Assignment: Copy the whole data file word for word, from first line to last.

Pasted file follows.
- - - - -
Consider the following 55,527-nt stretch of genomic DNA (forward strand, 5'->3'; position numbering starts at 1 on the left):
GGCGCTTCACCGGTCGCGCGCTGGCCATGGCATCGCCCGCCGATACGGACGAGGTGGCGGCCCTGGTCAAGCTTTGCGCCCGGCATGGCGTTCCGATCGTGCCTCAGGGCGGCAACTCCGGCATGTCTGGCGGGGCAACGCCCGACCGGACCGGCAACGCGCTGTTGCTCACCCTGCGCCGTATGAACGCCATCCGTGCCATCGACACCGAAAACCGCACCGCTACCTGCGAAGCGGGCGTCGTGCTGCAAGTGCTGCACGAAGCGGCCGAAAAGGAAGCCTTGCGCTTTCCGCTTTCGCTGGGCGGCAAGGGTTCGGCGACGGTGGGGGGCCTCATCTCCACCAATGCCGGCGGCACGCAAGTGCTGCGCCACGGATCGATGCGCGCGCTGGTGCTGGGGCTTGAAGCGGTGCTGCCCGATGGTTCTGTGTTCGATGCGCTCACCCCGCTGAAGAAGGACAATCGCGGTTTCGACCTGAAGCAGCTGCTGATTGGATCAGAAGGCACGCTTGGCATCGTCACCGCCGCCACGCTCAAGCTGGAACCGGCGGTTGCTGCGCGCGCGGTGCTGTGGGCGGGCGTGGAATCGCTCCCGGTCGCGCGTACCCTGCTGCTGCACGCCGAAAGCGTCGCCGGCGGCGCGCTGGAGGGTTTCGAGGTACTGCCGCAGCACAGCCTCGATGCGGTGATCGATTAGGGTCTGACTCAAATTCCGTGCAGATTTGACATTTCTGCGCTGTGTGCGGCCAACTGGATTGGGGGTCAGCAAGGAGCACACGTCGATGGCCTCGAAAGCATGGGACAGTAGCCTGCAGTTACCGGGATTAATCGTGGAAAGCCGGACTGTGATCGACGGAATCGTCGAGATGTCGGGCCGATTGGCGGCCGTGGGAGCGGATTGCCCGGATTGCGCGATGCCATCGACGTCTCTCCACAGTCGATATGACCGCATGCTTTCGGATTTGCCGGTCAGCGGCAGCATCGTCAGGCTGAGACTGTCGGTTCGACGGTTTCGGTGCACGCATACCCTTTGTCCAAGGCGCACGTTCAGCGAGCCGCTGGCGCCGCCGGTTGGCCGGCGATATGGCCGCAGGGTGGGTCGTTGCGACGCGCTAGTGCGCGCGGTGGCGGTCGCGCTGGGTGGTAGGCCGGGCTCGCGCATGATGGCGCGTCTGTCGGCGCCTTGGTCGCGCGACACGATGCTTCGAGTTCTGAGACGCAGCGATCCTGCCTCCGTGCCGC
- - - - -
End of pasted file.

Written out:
Consider the following 55,527-nt stretch of genomic DNA (forward strand, 5'->3'; position numbering starts at 1 on the left):
GGCGCTTCACCGGTCGCGCGCTGGCCATGGCATCGCCCGCCGATACGGACGAGGTGGCGGCCCTGGTCAAGCTTTGCGCCCGGCATGGCGTTCCGATCGTGCCTCAGGGCGGCAACTCCGGCATGTCTGGCGGGGCAACGCCCGACCGGACCGGCAACGCGCTGTTGCTCACCCTGCGCCGTATGAACGCCATCCGTGCCATCGACACCGAAAACCGCACCGCTACCTGCGAAGCGGGCGTCGTGCTGCAAGTGCTGCACGAAGCGGCCGAAAAGGAAGCCTTGCGCTTTCCGCTTTCGCTGGGCGGCAAGGGTTCGGCGACGGTGGGGGGCCTCATCTCCACCAATGCCGGCGGCACGCAAGTGCTGCGCCACGGATCGATGCGCGCGCTGGTGCTGGGGCTTGAAGCGGTGCTGCCCGATGGTTCTGTGTTCGATGCGCTCACCCCGCTGAAGAAGGACAATCGCGGTTTCGACCTGAAGCAGCTGCTGATTGGATCAGAAGGCACGCTTGGCATCGTCACCGCCGCCACGCTCAAGCTGGAACCGGCGGTTGCTGCGCGCGCGGTGCTGTGGGCGGGCGTGGAATCGCTCCCGGTCGCGCGTACCCTGCTGCTGCACGCCGAAAGCGTCGCCGGCGGCGCGCTGGAGGGTTTCGAGGTACTGCCGCAGCACAGCCTCGATGCGGTGATCGATTAGGGTCTGACTCAAATTCCGTGCAGATTTGACATTTCTGCGCTGTGTGCGGCCAACTGGATTGGGGGTCAGCAAGGAGCACACGTCGATGGCCTCGAAAGCATGGGACAGTAGCCTGCAGTTACCGGGATTAATCGTGGAAAGCCGGACTGTGATCGACGGAATCGTCGAGATGTCGGGCCGATTGGCGGCCGTGGGAGCGGATTGCCCGGATTGCGCGATGCCATCGACGTCTCTCCACAGTCGATATGACCGCATGCTTTCGGATTTGCCGGTCAGCGGCAGCATCGTCAGGCTGAGACTGTCGGTTCGACGGTTTCGGTGCACGCATACCCTTTGTCCAAGGCGCACGTTCAGCGAGCCGCTGGCGCCGCCGGTTGGCCGGCGATATGGCCGCAGGGTGGGTCGTTGCGACGCGCTAGTGCGCGCGGTGGCGGTCGCGCTGGGTGGTAGGCCGGGCTCGCGCATGATGGCGCGTCTGTCGGCGCCTTGGTCGCGCGACACGATGCTTCGAGTTCTGAGACGCAGCGATCCTGCCTCCGTGCCGC